Sleeping In Can Be Too Much Of A Good Thing

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Sleeping In Can Be Too Much Of A Good Thing

Work was brutal this week, and as a result you got less than five hours of sleep every night. Finally, the weekend is here and you're ready to earn those lost hours back with luxurious, back-to-back nights of 10-hour sleeping marathons. Well, science is here to tell you to reconsider that plan. Not only will you probably feel more tired, that extra sleep could also take a toll on your health.Related: Lack Of Sleep Really Does Make You Eat More

Improve Your Work Performance By Taking A Nap

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Improve Your Work Performance By Taking A Nap

This January, Curiosity is digging into the science of productivity. Start your 2017 on the right foot with our full series on scientifically proven ways to do more, faster.It's about 3 pm on a work day, and you're experiencing the dreaded midday slump. Before you gulp another mug of caffeine, consider a different option: napping. You might've dismissed naps as a respite for toddlers or your 80-year-old grandmother, but science has proven that naps can be incredibly beneficial for getting those brain juices flowing and boosting your productivity.Related: The Surprising Side Effects Of Your Sleep Schedule

Sleep-Deprived Drivers Might As Well Be Drunk

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Sleep-Deprived Drivers Might As Well Be Drunk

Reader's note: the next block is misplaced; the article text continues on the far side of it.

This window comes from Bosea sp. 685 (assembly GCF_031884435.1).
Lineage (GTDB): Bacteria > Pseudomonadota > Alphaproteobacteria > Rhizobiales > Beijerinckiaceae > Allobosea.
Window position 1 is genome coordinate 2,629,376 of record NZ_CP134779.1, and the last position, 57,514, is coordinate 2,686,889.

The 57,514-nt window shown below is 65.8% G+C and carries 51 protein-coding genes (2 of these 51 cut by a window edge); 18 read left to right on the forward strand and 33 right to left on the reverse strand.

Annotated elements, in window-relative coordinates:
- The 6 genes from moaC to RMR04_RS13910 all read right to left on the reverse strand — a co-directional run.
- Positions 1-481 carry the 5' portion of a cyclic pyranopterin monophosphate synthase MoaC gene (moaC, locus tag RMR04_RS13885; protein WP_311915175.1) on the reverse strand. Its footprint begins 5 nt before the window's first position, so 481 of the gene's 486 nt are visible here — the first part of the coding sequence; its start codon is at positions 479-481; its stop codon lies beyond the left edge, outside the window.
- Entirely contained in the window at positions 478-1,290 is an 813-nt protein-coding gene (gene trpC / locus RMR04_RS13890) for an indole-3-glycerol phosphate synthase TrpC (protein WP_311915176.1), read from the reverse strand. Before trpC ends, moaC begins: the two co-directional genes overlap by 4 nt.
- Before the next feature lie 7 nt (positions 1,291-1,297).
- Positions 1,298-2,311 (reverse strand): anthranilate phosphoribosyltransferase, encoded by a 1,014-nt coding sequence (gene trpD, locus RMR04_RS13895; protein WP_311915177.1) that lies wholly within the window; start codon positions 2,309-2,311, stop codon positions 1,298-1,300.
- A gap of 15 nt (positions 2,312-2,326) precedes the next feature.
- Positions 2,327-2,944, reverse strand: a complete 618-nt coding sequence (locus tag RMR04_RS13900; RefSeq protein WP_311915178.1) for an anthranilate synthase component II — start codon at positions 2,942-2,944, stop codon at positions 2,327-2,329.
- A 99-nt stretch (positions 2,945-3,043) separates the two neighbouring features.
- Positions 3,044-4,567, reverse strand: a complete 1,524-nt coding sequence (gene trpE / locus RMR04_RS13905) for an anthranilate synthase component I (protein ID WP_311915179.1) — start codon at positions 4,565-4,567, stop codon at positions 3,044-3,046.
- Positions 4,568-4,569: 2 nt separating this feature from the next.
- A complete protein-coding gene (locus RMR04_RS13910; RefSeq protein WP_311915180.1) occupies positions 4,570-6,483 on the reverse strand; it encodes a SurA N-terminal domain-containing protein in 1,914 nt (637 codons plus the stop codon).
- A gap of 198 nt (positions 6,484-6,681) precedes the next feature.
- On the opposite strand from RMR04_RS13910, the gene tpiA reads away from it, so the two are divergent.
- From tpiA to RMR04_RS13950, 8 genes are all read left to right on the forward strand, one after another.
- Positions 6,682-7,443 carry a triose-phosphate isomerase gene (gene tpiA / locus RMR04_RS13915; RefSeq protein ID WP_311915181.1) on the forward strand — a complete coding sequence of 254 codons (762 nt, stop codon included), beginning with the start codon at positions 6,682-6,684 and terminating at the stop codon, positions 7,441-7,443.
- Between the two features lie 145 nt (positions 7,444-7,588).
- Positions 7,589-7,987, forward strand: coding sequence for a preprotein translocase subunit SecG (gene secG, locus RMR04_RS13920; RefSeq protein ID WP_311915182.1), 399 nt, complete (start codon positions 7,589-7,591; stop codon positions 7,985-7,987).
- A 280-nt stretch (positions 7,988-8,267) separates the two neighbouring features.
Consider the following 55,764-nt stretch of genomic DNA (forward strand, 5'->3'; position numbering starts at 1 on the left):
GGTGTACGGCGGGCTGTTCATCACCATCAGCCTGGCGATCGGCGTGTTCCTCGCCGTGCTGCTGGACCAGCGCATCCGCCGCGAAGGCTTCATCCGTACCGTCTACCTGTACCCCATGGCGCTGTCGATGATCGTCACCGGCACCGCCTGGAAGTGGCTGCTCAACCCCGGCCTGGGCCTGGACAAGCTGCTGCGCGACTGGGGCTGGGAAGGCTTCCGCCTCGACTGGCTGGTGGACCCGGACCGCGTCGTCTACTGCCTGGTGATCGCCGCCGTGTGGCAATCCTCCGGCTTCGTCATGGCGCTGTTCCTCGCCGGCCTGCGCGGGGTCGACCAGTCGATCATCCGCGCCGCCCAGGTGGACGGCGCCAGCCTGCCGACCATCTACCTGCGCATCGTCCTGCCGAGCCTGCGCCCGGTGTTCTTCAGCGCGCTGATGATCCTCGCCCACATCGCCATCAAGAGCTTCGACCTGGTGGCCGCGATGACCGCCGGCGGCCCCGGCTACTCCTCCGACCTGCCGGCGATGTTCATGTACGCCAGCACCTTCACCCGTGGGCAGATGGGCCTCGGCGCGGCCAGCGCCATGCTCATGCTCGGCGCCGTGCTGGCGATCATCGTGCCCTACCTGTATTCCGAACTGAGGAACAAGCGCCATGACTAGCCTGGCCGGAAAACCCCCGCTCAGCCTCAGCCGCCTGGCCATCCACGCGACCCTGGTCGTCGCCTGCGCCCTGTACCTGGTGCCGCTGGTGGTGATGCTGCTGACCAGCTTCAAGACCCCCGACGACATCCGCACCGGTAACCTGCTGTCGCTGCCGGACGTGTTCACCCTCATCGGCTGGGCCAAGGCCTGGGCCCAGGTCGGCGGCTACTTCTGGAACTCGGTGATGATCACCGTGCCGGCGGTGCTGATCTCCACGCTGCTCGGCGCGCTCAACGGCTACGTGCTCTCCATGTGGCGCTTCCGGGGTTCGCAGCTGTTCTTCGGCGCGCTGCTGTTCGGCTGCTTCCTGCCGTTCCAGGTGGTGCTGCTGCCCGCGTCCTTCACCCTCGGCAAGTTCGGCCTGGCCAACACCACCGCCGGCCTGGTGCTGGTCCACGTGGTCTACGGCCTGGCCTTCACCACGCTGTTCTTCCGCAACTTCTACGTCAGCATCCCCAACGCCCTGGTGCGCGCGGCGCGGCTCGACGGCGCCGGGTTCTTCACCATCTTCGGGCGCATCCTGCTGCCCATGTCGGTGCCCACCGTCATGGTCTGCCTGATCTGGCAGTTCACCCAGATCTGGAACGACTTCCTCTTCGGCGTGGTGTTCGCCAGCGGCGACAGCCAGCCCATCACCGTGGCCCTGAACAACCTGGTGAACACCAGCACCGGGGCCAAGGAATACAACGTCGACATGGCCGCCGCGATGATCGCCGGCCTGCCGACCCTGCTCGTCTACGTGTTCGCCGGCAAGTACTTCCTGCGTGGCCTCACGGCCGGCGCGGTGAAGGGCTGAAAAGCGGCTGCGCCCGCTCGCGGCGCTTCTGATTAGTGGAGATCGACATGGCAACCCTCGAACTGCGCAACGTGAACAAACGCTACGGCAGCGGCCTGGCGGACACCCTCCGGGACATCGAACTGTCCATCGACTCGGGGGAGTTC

Driving after missing even two hours of the recommended seven hours of sleep can make your risk of a crash comparable to someone over the legal limit for alcohol.

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from Newsy

For Doctors, Lack Of Sleep Might Be Better Than The Alternative

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For Doctors, Lack Of Sleep Might Be Better Than The Alternative

Have you ever wondered why, when they're so important to the survival of so many, medical professionals need to work longer hours than your average truck driver? It all comes down to statistics: between going home for the night and handing off your patient to another doctor, or sticking around and working without sleep, the latter may just be safer.

Why Early Birds Can't Be Trusted Late In The Day (Sort Of)

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Why Early Birds Can't Be Trusted Late In The Day (Sort Of)

You're more likely to lie when you're tired.

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from DNews

Key Facts to Know

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    Morality lives in the right hemisphere of the brain and scientists have found a way to influence our moral compass. 0:28

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    We are more prone to lie, cheat, and steal in the afternoon. 2:01